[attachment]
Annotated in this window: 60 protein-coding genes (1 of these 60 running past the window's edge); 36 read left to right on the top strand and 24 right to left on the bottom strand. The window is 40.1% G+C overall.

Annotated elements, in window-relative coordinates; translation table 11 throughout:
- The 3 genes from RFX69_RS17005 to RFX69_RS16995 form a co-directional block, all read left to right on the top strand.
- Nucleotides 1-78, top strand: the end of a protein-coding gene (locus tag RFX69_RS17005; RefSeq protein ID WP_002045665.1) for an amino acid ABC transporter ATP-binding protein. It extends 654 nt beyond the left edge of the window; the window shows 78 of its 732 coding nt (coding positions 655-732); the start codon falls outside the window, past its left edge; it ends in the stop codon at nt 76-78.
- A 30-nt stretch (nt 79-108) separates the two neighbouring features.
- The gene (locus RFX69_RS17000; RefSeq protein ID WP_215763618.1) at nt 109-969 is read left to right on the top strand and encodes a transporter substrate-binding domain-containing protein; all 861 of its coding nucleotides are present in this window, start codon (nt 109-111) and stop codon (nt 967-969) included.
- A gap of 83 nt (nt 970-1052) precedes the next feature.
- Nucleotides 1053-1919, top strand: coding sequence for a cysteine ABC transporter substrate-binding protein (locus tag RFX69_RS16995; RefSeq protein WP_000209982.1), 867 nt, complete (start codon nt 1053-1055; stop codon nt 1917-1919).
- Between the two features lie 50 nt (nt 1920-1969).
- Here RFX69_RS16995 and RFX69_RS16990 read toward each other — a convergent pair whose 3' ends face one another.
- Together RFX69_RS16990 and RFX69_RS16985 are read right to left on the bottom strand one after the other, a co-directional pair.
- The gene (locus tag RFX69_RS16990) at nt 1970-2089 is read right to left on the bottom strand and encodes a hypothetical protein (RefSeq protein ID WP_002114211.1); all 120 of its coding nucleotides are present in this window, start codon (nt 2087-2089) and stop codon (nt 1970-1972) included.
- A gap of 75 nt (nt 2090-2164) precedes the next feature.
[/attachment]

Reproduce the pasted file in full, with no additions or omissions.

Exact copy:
Annotated in this window: 60 protein-coding genes (1 of these 60 running past the window's edge); 36 read left to right on the top strand and 24 right to left on the bottom strand. The window is 40.1% G+C overall.

Annotated elements, in window-relative coordinates; translation table 11 throughout:
- The 3 genes from RFX69_RS17005 to RFX69_RS16995 form a co-directional block, all read left to right on the top strand.
- Nucleotides 1-78, top strand: the end of a protein-coding gene (locus tag RFX69_RS17005; RefSeq protein ID WP_002045665.1) for an amino acid ABC transporter ATP-binding protein. It extends 654 nt beyond the left edge of the window; the window shows 78 of its 732 coding nt (coding positions 655-732); the start codon falls outside the window, past its left edge; it ends in the stop codon at nt 76-78.
- A 30-nt stretch (nt 79-108) separates the two neighbouring features.
- The gene (locus RFX69_RS17000; RefSeq protein ID WP_215763618.1) at nt 109-969 is read left to right on the top strand and encodes a transporter substrate-binding domain-containing protein; all 861 of its coding nucleotides are present in this window, start codon (nt 109-111) and stop codon (nt 967-969) included.
- A gap of 83 nt (nt 970-1052) precedes the next feature.
- Nucleotides 1053-1919, top strand: coding sequence for a cysteine ABC transporter substrate-binding protein (locus tag RFX69_RS16995; RefSeq protein WP_000209982.1), 867 nt, complete (start codon nt 1053-1055; stop codon nt 1917-1919).
- Between the two features lie 50 nt (nt 1920-1969).
- Here RFX69_RS16995 and RFX69_RS16990 read toward each other — a convergent pair whose 3' ends face one another.
- Together RFX69_RS16990 and RFX69_RS16985 are read right to left on the bottom strand one after the other, a co-directional pair.
- The gene (locus tag RFX69_RS16990) at nt 1970-2089 is read right to left on the bottom strand and encodes a hypothetical protein (RefSeq protein ID WP_002114211.1); all 120 of its coding nucleotides are present in this window, start codon (nt 2087-2089) and stop codon (nt 1970-1972) included.
- A gap of 75 nt (nt 2090-2164) precedes the next feature.